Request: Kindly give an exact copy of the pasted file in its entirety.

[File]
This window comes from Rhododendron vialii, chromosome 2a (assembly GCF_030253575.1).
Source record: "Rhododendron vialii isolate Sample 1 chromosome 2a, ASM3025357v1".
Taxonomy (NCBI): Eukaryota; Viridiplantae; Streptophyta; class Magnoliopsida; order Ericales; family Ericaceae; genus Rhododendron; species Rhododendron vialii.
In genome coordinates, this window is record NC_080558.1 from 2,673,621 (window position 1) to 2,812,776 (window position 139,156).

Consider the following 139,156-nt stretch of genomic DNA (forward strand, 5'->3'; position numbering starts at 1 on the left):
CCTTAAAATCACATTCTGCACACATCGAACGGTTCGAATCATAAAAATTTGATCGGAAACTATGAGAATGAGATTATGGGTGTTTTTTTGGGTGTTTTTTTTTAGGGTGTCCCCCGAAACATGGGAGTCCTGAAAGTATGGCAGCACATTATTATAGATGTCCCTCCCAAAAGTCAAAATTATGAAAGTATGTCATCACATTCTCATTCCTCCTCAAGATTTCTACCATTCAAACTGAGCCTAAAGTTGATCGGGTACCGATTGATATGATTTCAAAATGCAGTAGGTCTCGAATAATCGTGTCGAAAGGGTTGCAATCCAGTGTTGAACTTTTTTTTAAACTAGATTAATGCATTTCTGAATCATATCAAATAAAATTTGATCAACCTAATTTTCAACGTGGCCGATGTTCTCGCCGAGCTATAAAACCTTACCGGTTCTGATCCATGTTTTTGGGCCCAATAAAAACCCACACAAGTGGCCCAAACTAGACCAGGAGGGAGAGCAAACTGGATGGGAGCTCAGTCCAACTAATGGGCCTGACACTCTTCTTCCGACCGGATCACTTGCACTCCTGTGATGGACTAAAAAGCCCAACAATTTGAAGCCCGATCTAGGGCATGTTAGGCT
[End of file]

This window comes from Rhododendron vialii, chromosome 2a (assembly GCF_030253575.1).
Source record: "Rhododendron vialii isolate Sample 1 chromosome 2a, ASM3025357v1".
Taxonomy (NCBI): Eukaryota; Viridiplantae; Streptophyta; class Magnoliopsida; order Ericales; family Ericaceae; genus Rhododendron; species Rhododendron vialii.
In genome coordinates, this window is record NC_080558.1 from 2,673,621 (window position 1) to 2,812,776 (window position 139,156).

Consider the following 139,156-nt stretch of genomic DNA (forward strand, 5'->3'; position numbering starts at 1 on the left):
CCTTAAAATCACATTCTGCACACATCGAACGGTTCGAATCATAAAAATTTGATCGGAAACTATGAGAATGAGATTATGGGTGTTTTTTTGGGTGTTTTTTTTTAGGGTGTCCCCCGAAACATGGGAGTCCTGAAAGTATGGCAGCACATTATTATAGATGTCCCTCCCAAAAGTCAAAATTATGAAAGTATGTCATCACATTCTCATTCCTCCTCAAGATTTCTACCATTCAAACTGAGCCTAAAGTTGATCGGGTACCGATTGATATGATTTCAAAATGCAGTAGGTCTCGAATAATCGTGTCGAAAGGGTTGCAATCCAGTGTTGAACTTTTTTTTAAACTAGATTAATGCATTTCTGAATCATATCAAATAAAATTTGATCAACCTAATTTTCAACGTGGCCGATGTTCTCGCCGAGCTATAAAACCTTACCGGTTCTGATCCATGTTTTTGGGCCCAATAAAAACCCACACAAGTGGCCCAAACTAGACCAGGAGGGAGAGCAAACTGGATGGGAGCTCAGTCCAACTAATGGGCCTGACACTCTTCTTCCGACCGGATCACTTGCACTCCTGTGATGGACTAAAAAGCCCAACAATTTGAAGCCCGATCTAGGGCATGTTAGGCT